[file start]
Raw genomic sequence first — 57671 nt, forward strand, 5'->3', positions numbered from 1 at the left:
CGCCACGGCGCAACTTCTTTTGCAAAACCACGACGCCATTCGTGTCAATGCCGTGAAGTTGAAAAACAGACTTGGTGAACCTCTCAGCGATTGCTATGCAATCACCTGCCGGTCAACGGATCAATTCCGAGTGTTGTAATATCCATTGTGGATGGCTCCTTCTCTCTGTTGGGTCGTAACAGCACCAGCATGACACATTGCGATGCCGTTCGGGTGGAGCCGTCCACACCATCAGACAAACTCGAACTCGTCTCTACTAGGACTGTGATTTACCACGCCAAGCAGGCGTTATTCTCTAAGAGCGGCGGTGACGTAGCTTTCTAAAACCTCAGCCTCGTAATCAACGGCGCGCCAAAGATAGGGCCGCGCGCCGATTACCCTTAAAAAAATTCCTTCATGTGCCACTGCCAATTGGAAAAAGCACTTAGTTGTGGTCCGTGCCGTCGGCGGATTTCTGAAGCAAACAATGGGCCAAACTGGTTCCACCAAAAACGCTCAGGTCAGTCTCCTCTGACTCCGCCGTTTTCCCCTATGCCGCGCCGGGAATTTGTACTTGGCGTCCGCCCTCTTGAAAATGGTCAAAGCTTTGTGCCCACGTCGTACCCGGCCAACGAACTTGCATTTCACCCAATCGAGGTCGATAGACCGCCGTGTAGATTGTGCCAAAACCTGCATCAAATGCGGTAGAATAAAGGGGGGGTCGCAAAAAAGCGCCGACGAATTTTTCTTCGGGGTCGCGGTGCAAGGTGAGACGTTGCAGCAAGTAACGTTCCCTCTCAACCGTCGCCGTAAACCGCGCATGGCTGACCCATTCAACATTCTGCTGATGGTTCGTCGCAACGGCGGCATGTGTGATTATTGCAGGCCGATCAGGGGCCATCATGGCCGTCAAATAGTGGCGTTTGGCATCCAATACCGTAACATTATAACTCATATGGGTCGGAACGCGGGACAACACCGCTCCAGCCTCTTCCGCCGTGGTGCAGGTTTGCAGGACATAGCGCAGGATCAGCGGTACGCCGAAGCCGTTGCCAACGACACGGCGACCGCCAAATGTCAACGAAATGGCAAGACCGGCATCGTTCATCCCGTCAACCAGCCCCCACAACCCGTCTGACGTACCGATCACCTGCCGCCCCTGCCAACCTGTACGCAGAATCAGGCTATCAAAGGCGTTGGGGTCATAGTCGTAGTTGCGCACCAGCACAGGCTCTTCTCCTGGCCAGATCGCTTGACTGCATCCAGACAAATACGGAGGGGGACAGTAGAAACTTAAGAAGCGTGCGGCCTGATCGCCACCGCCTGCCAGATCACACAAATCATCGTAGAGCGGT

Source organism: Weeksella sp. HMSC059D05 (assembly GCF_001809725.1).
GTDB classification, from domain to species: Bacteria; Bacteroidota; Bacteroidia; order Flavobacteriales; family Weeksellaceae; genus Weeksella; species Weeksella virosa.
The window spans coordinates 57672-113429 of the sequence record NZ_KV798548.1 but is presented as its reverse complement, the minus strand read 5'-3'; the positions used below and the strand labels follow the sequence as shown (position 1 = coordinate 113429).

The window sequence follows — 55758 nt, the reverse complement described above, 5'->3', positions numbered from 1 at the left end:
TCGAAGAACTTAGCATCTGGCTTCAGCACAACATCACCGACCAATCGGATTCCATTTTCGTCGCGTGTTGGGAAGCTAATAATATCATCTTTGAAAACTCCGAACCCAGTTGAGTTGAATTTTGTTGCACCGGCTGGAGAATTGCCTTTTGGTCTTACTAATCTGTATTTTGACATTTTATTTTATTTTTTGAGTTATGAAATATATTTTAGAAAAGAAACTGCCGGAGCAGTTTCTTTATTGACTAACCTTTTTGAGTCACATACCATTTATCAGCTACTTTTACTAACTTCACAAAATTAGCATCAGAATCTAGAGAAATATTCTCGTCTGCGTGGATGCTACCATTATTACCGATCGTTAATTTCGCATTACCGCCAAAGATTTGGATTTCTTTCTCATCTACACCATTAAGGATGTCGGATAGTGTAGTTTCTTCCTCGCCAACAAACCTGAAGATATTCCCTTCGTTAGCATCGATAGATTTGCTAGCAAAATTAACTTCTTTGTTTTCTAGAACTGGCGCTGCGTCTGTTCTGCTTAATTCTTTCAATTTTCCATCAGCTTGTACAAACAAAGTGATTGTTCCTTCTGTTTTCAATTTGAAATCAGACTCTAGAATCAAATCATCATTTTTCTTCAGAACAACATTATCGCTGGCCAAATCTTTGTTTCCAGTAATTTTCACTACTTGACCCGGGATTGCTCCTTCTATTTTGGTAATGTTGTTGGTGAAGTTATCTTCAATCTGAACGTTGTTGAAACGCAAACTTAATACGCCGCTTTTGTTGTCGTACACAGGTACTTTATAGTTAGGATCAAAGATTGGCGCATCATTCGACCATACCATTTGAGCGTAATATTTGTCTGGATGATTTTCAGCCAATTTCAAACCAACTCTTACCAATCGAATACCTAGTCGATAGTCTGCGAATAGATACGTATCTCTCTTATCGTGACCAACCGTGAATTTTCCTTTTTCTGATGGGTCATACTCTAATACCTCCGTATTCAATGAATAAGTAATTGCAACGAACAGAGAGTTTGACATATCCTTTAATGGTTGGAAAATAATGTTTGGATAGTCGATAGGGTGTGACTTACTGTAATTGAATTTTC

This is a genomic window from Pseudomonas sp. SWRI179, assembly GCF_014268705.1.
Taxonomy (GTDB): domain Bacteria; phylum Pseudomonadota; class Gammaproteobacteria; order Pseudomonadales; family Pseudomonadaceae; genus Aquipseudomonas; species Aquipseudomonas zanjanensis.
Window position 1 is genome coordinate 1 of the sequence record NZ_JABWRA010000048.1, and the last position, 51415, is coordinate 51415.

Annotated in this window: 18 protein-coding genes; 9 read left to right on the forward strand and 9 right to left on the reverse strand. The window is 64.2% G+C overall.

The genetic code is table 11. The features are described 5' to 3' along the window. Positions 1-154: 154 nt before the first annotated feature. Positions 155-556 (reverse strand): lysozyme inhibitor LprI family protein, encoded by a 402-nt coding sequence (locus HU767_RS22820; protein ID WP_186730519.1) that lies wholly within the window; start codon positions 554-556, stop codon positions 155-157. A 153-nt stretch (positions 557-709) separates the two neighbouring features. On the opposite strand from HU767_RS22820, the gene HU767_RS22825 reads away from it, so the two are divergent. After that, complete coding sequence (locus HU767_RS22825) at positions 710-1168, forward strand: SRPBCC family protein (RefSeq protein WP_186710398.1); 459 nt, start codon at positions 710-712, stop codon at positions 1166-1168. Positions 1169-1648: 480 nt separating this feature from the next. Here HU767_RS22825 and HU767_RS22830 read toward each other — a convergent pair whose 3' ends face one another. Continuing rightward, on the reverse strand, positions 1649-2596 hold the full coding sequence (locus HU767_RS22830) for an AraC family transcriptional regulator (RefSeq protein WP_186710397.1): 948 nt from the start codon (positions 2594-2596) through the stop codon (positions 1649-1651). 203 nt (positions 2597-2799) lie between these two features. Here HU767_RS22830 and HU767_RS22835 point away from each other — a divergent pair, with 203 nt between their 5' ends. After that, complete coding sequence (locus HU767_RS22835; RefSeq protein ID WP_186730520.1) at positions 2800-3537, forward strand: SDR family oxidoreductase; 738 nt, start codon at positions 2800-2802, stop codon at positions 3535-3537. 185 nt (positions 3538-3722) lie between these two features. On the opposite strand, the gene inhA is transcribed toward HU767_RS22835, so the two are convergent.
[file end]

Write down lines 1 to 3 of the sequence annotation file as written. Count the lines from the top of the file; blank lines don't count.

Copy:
Raw genomic sequence first — 57671 nt, forward strand, 5'->3', positions numbered from 1 at the left:
CGCCACGGCGCAACTTCTTTTGCAAAACCACGACGCCATTCGTGTCAATGCCGTGAAGTTGAAAAACAGACTTGGTGAACCTCTCAGCGATTGCTATGCAATCACCTGCCGGTCAACGGATCAATTCCGAGTGTTGTAATATCCATTGTGGATGGCTCCTTCTCTCTGTTGGGTCGTAACAGCACCAGCATGACACATTGCGATGCCGTTCGGGTGGAGCCGTCCACACCATCAGACAAACTCGAACTCGTCTCTACTAGGACTGTGATTTACCACGCCAAGCAGGCGTTATTCTCTAAGAGCGGCGGTGACGTAGCTTTCTAAAACCTCAGCCTCGTAATCAACGGCGCGCCAAAGATAGGGCCGCGCGCCGATTACCCTTAAAAAAATTCCTTCATGTGCCACTGCCAATTGGAAAAAGCACTTAGTTGTGGTCCGTGCCGTCGGCGGATTTCTGAAGCAAACAATGGGCCAAACTGGTTCCACCAAAAACGCTCAGGTCAGTCTCCTCTGACTCCGCCGTTTTCCCCTATGCCGCGCCGGGAATTTGTACTTGGCGTCCGCCCTCTTGAAAATGGTCAAAGCTTTGTGCCCACGTCGTACCCGGCCAACGAACTTGCATTTCACCCAATCGAGGTCGATAGACCGCCGTGTAGATTGTGCCAAAACCTGCATCAAATGCGGTAGAATAAAGGGGGGGTCGCAAAAAAGCGCCGACGAATTTTTCTTCGGGGTCGCGGTGCAAGGTGAGACGTTGCAGCAAGTAACGTTCCCTCTCAACCGTCGCCGTAAACCGCGCATGGCTGACCCATTCAACATTCTGCTGATGGTTCGTCGCAACGGCGGCATGTGTGATTATTGCAGGCCGATCAGGGGCCATCATGGCCGTCAAATAGTGGCGTTTGGCATCCAATACCGTAACATTATAACTCATATGGGTCGGAACGCGGGACAACACCGCTCCAGCCTCTTCCGCCGTGGTGCAGGTTTGCAGGACATAGCGCAGGATCAGCGGTACGCCGAAGCCGTTGCCAACGACACGGCGACCGCCAAATGTCAACGAAATGGCAAGACCGGCATCGTTCATCCCGTCAACCAGCCCCCACAACCCGTCTGACGTACCGATCACCTGCCGCCCCTGCCAACCTGTACGCAGAATCAGGCTATCAAAGGCGTTGGGGTCATAGTCGTAGTTGCGCACCAGCACAGGCTCTTCTCCTGGCCAGATCGCTTGACTGCATCCAGACAAATACGGAGGGGGACAGTAGAAACTTAAGAAGCGTGCGGCCTGATCGCCACCGCCTGCCAGATCACACAAATCATCGTAGAGCGGT

Source organism: Weeksella sp. HMSC059D05 (assembly GCF_001809725.1).